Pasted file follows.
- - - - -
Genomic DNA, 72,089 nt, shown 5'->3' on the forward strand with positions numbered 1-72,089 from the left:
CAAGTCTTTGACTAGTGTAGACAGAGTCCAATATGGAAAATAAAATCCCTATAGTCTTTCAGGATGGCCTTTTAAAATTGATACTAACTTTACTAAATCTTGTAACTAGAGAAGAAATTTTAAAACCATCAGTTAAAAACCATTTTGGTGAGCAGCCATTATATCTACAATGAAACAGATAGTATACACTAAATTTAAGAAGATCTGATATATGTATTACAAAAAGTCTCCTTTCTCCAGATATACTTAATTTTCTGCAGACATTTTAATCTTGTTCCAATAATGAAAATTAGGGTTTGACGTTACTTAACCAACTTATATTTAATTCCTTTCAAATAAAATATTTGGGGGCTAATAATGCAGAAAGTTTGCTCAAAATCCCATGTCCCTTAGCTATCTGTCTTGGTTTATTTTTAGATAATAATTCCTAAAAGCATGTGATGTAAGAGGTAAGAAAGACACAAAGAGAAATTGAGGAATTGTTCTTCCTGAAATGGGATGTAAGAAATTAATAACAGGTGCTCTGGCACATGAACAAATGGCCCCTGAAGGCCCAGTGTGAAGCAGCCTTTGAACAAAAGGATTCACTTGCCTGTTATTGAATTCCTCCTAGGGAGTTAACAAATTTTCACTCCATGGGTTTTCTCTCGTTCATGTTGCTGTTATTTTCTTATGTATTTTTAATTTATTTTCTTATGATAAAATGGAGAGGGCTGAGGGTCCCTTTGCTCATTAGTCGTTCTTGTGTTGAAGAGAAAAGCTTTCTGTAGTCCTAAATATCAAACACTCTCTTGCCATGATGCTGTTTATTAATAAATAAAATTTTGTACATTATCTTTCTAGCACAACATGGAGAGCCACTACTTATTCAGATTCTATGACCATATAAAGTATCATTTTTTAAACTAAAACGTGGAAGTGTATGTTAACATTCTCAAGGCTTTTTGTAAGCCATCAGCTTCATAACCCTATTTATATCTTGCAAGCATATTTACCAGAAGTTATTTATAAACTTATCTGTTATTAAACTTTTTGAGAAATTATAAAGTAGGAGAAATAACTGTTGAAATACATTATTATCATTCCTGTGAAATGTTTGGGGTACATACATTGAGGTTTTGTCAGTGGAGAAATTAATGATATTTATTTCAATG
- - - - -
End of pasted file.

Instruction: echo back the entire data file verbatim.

Genomic DNA, 72,089 nt, shown 5'->3' on the forward strand with positions numbered 1-72,089 from the left:
CAAGTCTTTGACTAGTGTAGACAGAGTCCAATATGGAAAATAAAATCCCTATAGTCTTTCAGGATGGCCTTTTAAAATTGATACTAACTTTACTAAATCTTGTAACTAGAGAAGAAATTTTAAAACCATCAGTTAAAAACCATTTTGGTGAGCAGCCATTATATCTACAATGAAACAGATAGTATACACTAAATTTAAGAAGATCTGATATATGTATTACAAAAAGTCTCCTTTCTCCAGATATACTTAATTTTCTGCAGACATTTTAATCTTGTTCCAATAATGAAAATTAGGGTTTGACGTTACTTAACCAACTTATATTTAATTCCTTTCAAATAAAATATTTGGGGGCTAATAATGCAGAAAGTTTGCTCAAAATCCCATGTCCCTTAGCTATCTGTCTTGGTTTATTTTTAGATAATAATTCCTAAAAGCATGTGATGTAAGAGGTAAGAAAGACACAAAGAGAAATTGAGGAATTGTTCTTCCTGAAATGGGATGTAAGAAATTAATAACAGGTGCTCTGGCACATGAACAAATGGCCCCTGAAGGCCCAGTGTGAAGCAGCCTTTGAACAAAAGGATTCACTTGCCTGTTATTGAATTCCTCCTAGGGAGTTAACAAATTTTCACTCCATGGGTTTTCTCTCGTTCATGTTGCTGTTATTTTCTTATGTATTTTTAATTTATTTTCTTATGATAAAATGGAGAGGGCTGAGGGTCCCTTTGCTCATTAGTCGTTCTTGTGTTGAAGAGAAAAGCTTTCTGTAGTCCTAAATATCAAACACTCTCTTGCCATGATGCTGTTTATTAATAAATAAAATTTTGTACATTATCTTTCTAGCACAACATGGAGAGCCACTACTTATTCAGATTCTATGACCATATAAAGTATCATTTTTTAAACTAAAACGTGGAAGTGTATGTTAACATTCTCAAGGCTTTTTGTAAGCCATCAGCTTCATAACCCTATTTATATCTTGCAAGCATATTTACCAGAAGTTATTTATAAACTTATCTGTTATTAAACTTTTTGAGAAATTATAAAGTAGGAGAAATAACTGTTGAAATACATTATTATCATTCCTGTGAAATGTTTGGGGTACATACATTGAGGTTTTGTCAGTGGAGAAATTAATGATATTTATTTCAATG